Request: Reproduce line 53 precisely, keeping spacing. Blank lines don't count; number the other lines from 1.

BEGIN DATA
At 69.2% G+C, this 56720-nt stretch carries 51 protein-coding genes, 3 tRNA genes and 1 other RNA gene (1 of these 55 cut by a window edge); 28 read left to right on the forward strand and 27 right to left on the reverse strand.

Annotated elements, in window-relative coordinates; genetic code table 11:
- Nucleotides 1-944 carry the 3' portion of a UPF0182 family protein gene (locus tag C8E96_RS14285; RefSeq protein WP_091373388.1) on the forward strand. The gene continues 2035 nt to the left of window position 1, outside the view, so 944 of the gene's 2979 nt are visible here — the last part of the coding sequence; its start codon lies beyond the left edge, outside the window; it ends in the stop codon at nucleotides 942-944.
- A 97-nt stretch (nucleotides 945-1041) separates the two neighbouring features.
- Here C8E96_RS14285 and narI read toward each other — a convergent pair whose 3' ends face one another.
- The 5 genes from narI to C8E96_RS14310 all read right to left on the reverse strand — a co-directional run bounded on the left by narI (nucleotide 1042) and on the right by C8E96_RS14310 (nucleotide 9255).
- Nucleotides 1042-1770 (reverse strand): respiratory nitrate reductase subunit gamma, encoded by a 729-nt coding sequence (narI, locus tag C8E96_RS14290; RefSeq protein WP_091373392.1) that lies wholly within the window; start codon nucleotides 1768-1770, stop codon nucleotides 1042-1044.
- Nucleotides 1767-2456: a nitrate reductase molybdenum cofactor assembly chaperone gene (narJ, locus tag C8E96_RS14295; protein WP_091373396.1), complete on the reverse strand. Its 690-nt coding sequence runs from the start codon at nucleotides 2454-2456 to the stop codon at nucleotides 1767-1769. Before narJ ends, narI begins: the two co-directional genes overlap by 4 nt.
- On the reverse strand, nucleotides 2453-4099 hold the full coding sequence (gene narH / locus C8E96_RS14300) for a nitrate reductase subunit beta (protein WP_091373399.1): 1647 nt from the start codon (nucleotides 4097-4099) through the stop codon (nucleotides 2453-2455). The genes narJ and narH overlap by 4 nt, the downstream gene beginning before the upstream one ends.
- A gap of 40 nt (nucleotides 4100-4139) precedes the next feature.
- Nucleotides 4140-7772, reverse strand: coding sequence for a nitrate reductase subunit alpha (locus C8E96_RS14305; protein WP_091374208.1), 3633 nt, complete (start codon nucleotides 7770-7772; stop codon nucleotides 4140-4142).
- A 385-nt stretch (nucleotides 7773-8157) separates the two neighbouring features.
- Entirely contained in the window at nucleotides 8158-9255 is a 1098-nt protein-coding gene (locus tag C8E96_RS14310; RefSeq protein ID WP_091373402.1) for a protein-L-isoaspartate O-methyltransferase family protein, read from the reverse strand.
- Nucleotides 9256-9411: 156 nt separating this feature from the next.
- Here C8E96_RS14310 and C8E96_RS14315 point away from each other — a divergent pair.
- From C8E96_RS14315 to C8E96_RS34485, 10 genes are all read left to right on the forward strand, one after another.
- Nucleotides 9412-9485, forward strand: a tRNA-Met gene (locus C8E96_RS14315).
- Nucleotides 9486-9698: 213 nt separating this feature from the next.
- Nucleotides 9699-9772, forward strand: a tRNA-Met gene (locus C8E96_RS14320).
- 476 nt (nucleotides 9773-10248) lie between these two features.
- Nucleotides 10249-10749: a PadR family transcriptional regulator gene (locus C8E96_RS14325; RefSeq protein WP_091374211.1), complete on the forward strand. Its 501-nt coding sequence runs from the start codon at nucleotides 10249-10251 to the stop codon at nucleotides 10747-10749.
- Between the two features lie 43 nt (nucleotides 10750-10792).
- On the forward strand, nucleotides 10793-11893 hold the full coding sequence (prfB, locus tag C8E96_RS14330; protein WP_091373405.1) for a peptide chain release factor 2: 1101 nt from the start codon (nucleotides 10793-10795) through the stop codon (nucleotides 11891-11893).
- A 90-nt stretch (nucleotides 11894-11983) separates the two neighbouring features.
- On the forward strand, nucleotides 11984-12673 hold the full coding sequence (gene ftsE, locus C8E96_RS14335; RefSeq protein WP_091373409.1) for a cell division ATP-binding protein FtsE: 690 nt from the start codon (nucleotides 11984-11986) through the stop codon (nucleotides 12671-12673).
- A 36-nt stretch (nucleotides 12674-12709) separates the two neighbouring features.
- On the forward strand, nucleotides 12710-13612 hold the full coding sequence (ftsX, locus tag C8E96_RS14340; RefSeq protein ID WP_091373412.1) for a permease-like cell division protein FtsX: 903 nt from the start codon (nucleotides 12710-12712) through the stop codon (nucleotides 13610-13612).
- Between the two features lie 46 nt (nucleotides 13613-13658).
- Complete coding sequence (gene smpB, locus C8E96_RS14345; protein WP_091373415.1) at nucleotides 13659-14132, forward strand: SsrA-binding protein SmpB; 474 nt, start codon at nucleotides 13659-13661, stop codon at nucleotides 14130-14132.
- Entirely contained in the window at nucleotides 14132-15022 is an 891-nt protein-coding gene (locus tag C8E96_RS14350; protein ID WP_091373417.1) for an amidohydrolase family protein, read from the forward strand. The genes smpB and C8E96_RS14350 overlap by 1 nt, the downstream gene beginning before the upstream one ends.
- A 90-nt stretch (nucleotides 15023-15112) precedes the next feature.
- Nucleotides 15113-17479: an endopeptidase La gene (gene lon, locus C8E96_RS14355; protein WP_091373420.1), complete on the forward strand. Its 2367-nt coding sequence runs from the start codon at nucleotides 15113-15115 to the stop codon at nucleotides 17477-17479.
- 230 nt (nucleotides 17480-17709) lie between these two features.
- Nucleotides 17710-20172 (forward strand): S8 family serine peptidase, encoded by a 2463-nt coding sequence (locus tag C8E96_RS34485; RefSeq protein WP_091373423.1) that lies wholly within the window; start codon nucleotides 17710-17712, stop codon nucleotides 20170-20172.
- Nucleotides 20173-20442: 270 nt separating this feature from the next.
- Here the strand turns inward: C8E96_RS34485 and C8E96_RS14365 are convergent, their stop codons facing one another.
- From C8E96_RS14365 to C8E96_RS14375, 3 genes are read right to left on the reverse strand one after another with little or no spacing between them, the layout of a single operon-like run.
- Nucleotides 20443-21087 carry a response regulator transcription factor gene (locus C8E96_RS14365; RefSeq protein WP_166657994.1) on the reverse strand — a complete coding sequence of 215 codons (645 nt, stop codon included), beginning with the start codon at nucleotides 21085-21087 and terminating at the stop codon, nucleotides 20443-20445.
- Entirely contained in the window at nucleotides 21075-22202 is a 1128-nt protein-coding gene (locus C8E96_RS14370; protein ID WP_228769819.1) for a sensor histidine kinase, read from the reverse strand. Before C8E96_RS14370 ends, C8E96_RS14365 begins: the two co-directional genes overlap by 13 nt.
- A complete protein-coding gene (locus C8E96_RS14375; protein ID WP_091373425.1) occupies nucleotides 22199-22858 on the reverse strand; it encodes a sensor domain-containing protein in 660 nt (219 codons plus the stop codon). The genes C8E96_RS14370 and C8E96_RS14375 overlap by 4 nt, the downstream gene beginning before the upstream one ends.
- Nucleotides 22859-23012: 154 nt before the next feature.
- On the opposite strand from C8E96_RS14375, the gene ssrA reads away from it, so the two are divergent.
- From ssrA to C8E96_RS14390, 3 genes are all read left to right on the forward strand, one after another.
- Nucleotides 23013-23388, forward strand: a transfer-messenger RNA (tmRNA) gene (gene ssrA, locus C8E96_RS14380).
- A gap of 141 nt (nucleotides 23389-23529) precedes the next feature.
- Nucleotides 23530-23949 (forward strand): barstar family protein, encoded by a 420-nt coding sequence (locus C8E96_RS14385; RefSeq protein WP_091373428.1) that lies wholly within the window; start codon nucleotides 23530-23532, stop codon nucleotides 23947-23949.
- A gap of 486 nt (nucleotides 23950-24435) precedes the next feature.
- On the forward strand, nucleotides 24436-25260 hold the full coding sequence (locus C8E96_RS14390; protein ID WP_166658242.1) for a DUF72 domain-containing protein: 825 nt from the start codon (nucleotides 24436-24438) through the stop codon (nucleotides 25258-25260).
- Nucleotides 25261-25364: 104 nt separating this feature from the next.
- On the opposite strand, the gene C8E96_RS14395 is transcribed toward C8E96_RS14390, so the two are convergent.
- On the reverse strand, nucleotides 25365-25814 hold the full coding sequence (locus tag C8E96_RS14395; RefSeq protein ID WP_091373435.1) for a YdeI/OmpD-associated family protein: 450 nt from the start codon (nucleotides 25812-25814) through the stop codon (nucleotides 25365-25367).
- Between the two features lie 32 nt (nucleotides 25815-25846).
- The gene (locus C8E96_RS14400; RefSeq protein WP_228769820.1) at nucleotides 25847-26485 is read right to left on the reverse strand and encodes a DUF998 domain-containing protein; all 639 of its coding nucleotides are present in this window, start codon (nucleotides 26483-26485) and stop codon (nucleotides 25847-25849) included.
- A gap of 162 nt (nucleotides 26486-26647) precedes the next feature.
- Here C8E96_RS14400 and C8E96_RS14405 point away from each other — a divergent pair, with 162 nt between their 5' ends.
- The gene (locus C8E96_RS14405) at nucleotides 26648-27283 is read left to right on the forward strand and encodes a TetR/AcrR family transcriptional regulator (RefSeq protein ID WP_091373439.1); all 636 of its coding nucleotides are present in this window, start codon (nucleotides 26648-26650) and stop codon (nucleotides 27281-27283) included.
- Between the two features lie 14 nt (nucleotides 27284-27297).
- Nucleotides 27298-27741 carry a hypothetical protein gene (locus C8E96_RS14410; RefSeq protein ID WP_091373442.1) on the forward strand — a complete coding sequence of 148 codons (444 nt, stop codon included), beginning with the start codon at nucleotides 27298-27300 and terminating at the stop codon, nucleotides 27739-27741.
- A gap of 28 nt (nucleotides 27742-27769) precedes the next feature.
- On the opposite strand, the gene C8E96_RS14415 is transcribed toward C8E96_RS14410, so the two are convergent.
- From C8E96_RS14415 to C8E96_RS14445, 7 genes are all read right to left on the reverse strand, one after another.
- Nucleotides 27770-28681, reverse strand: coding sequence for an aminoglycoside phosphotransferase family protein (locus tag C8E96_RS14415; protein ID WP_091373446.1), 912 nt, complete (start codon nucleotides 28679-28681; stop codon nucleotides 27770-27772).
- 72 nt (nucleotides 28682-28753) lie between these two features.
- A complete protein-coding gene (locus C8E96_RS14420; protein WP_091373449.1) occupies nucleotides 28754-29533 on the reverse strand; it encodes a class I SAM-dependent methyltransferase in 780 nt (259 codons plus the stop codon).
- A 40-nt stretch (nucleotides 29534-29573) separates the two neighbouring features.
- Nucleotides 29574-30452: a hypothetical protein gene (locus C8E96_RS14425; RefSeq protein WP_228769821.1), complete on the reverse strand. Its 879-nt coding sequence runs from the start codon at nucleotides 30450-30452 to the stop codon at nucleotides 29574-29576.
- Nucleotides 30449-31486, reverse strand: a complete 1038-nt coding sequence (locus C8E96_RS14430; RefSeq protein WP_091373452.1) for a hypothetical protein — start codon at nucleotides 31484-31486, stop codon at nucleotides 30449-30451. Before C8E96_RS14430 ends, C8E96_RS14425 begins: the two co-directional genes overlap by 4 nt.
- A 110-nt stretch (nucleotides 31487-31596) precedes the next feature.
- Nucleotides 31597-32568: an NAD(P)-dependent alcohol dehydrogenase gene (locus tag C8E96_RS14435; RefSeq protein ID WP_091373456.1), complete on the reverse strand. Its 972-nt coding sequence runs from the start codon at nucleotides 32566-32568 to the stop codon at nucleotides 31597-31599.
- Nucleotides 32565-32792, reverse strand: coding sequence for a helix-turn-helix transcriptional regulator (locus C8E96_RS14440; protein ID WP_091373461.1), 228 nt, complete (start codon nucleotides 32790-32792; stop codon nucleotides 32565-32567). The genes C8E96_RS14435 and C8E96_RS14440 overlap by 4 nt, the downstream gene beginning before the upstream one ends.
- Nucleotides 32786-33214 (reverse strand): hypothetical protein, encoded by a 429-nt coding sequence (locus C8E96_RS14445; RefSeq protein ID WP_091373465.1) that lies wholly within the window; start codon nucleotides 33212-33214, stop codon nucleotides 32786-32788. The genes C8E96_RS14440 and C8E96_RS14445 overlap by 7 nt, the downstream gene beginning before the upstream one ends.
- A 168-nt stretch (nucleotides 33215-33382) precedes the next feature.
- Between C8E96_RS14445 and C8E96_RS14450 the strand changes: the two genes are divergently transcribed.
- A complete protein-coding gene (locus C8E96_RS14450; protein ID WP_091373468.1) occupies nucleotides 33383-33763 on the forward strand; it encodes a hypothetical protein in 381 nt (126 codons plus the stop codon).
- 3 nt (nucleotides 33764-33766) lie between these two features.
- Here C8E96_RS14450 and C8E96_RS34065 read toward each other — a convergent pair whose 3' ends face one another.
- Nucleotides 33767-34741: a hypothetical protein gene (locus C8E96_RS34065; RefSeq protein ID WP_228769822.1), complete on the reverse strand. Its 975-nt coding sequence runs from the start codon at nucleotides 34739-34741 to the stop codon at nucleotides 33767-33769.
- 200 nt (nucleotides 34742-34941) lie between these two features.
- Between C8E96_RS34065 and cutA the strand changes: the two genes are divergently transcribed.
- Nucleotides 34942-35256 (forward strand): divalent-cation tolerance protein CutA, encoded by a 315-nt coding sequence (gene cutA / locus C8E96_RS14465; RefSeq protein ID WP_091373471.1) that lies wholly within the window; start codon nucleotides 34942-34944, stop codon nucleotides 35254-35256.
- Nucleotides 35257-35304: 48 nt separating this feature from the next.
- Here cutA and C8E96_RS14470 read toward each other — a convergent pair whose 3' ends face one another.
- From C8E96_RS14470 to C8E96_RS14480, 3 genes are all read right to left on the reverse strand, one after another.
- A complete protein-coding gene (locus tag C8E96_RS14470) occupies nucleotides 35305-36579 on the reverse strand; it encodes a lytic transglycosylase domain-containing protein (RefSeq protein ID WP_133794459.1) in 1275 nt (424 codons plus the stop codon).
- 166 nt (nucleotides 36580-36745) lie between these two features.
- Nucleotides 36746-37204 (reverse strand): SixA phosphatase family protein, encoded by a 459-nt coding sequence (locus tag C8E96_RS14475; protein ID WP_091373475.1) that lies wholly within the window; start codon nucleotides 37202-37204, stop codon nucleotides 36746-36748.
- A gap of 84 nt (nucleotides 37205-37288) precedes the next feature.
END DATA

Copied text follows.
- The gene (locus C8E96_RS14400; RefSeq protein WP_228769820.1) at nucleotides 25847-26485 is read right to left on the reverse strand and encodes a DUF998 domain-containing protein; all 639 of its coding nucleotides are present in this window, start codon (nucleotides 26483-26485) and stop codon (nucleotides 25847-25849) included.